Tuesday was the first day back to school for students, teachers and staff in Davis County, a district that has always been about providing the very best education to every student. From top to bottom, that goal starts from day one.
"We've got a tremendous staff who is dedicated and devoted to that and they're doing phenomenal work each and every day," said Dan Maeder, Superintendent of Davis County Schools. "They've already started. We've had teachers over the summer spending countless hours preparing for our kids to ensure that they have the absolute best opportunities and we'll just continue in that fashion."
"This is my fourth year here and I felt so good this morning, knowing so many more names, it feels like, and getting into classrooms to see that everybody's really underway and doing super things," said Jennifer Donels, Principal at Davis County Elementary. "Lots of kids are really happy to be back at school and that's a good feeling, really makes our days easy and makes the general culture and atmosphere here really seem like a great place to be."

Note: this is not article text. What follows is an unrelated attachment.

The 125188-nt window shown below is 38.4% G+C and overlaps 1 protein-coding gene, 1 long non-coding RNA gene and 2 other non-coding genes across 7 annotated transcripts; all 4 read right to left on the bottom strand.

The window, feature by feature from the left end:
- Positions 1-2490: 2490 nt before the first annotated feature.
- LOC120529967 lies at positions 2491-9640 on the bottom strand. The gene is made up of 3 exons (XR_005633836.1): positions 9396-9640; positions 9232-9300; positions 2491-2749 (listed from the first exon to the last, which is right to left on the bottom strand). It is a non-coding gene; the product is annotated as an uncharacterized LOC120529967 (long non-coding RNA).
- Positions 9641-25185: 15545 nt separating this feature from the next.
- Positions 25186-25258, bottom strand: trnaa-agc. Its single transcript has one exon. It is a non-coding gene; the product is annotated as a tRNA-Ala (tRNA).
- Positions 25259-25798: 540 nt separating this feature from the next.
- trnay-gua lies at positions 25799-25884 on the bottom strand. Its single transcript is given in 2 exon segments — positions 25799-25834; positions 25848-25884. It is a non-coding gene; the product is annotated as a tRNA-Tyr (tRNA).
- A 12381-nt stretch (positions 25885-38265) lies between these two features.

This year, the elementary continues their focus on reading and math and the middle and high school teachers are looking into the core standards and focusing on content-based curriculums. Of course, a new school year means changes and in the Davis County School District, that means some new academic programs and standards. But for students, staff and teachers, it's a challenge they're more than prepared to handle.
"Of course, this year we have taken on the everyday mathematics curriculum, as a resource we've taken that on," Donels said. "And it's new for us, it's going to be a very big challenge for teachers and interesting, different for parents as well, so we have a family night planned and some things in place to help us get started with that. But certainly some new learning that focuses on meeting the expectations of the core and certainly some new learning that will help us meet the 21st century skills that kids really need today."
More changes come in the form of Iowa's Education Reform Bill, a piece of legislation that adopts several new standards and principals in Iowa's classrooms.
"The new education reform bill, I think dissecting and getting through and understanding all the different components of that will be a bit of a challenge, but nothing that's insurmountable," Maeder said. "One of our other main focuses will be to implement the teacher leadership compensation plan here at Davis County, which we're really excited about that as well. So we do have a lot of work ahead of us, but no task is too tough for us and we're excited for the challenge."